St. Nicholas Church
History and museums
Saint Nikolaj Church (Danish: Sankt Nikolaj Kirke) is a church in Aarhus, Denmark. The church is situated in the Indre by neighbourhood on the western edge of the City Hall Park and was completed in 1893 from a design by Emanuel Edvard Christie Fleischer and Hjalmar Kjær in the Neo-Romanesque style. Saint Nikolaj Church is today owned and operated by the Catholic Church in Denmark and home to the local Chaldean congregation in Aarhus. The church is 700 square meters and holds 28 benches which can seat up to 300 people.
The church originally belonged to a congregation under the Catholic Apostolic Church, founded in Scotland in 1832. The Apostolic Church came to Denmark with Sir Georg Hewett in 1861, in 1879 the congregation in Aarhus was established and in 1893 the church was completed by plans by Emanuel Edvard Christie Fleischer and Hjalmar Kjær. The first service was held on 23 April 1893.
The congregation peaked in the 1940s with some 600 members which also operated a second church in the street Thunøgade. The Apostolic belief system meant that priests could only be appointed by one of 12 apostles. The last apostle died in 1901 and no new priests was appointed so in 1953 the last priest left the St. Nikolaj Church. The congregation did no disappear but activities in the church was thereafter led by regular laity. Over time the membership of the congregation diminished and in the late 2000s the church was used no more than half an hour per week. In December 2010 the church was given to the Catholic Church which renamed it to St. Nikolaj Church and today use it for the Chaldean congregation in Aarhus.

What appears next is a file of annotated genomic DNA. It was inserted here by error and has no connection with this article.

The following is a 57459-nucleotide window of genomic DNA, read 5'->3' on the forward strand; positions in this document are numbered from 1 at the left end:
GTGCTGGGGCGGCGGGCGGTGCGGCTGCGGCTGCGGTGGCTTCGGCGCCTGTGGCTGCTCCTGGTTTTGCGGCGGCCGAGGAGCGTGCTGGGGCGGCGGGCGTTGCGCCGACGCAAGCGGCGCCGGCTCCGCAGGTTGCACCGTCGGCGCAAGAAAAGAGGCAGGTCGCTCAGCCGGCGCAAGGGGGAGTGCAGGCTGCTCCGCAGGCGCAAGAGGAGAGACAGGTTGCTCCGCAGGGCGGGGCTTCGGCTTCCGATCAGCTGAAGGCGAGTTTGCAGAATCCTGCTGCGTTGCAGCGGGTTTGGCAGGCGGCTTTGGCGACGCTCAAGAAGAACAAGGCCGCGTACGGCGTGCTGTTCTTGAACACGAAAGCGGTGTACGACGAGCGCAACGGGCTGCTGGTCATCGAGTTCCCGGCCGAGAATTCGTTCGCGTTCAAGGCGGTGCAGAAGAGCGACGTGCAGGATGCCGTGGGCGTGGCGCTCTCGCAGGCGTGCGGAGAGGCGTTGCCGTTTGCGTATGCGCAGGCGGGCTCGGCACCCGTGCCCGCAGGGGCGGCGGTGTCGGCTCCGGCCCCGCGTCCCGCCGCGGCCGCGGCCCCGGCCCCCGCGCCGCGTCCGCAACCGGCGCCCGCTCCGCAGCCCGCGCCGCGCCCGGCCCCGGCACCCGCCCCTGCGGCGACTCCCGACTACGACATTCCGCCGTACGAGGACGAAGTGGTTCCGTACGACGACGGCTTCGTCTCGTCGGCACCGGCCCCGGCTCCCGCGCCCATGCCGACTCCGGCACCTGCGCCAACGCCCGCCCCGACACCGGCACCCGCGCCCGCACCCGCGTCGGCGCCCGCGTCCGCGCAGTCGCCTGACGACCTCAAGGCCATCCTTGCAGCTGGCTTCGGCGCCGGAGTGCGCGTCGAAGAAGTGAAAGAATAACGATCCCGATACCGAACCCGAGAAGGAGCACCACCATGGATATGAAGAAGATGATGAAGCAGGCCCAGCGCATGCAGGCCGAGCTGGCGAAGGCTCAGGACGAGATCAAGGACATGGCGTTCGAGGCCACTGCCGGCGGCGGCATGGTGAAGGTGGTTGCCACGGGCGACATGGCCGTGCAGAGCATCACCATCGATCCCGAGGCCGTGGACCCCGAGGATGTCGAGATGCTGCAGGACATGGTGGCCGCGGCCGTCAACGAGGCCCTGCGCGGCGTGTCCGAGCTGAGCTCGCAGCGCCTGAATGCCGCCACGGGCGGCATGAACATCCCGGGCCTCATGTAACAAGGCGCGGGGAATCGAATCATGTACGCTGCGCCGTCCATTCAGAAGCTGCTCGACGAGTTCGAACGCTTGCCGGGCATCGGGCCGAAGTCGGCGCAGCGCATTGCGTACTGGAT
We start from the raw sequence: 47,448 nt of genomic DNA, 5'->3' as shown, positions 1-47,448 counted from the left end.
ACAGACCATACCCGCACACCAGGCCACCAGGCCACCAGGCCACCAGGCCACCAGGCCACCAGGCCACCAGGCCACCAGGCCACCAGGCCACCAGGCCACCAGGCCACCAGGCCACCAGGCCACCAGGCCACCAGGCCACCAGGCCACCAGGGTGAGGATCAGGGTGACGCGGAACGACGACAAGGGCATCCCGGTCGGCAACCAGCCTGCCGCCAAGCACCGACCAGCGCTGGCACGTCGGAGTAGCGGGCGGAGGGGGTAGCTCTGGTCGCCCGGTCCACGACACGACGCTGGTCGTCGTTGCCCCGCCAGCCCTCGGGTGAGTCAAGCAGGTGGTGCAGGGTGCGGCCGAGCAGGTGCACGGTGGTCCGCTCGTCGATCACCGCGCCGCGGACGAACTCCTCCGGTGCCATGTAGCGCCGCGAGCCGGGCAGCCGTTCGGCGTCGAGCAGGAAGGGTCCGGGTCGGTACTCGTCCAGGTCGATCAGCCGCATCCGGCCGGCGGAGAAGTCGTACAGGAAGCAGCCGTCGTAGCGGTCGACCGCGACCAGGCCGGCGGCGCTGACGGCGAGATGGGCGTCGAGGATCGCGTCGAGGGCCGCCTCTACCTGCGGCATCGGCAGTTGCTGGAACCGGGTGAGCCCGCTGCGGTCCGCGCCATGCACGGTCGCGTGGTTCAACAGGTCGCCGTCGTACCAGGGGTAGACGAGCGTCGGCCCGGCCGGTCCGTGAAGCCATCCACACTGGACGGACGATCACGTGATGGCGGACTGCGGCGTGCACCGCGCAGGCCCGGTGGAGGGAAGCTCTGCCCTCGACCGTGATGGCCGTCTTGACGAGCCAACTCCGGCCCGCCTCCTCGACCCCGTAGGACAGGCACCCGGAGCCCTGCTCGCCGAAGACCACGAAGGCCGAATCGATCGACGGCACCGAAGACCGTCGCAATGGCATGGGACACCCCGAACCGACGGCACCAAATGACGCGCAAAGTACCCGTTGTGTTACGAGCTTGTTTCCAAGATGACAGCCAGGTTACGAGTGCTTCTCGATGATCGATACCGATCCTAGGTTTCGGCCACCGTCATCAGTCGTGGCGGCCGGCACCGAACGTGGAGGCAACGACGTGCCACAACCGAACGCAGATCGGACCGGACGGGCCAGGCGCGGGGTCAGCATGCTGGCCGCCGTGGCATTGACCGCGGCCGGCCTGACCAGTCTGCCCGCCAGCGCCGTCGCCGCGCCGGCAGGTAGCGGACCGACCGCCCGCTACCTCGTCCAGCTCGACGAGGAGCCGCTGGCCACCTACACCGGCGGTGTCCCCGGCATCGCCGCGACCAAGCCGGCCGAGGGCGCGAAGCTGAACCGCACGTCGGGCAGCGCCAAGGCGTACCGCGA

The church was named St. Nikolaj for a number of historical reasons. The other catholic church in Aarhus, Church of Our Lady, was originally named St. Nikolaj Church, the street running perpendicular to the church is Skt. Nicolaus Gade and Saint Nicholas as a saint connects the eastern and western churches and is the patron saint of port cities.
The Chaldean congregation in Denmark is composed of some 2000 Catholics from primarily Iraq and the chaldean congregation in Aarhus is the largest in Denmark. Prior to 1991 most chaldeans lived in northern Iraq but Saddam Hussein forcefully relocated most of them in an attempt to turn make areas majority Arabic. Today most chaldeans lived in Baghdad and Mosul but degradation in security since the early 2000s have forced many to flee which has caused the congregation in Denmark and Aarhus to grow. In 2010 some 400 chaldean families resided in Denmark.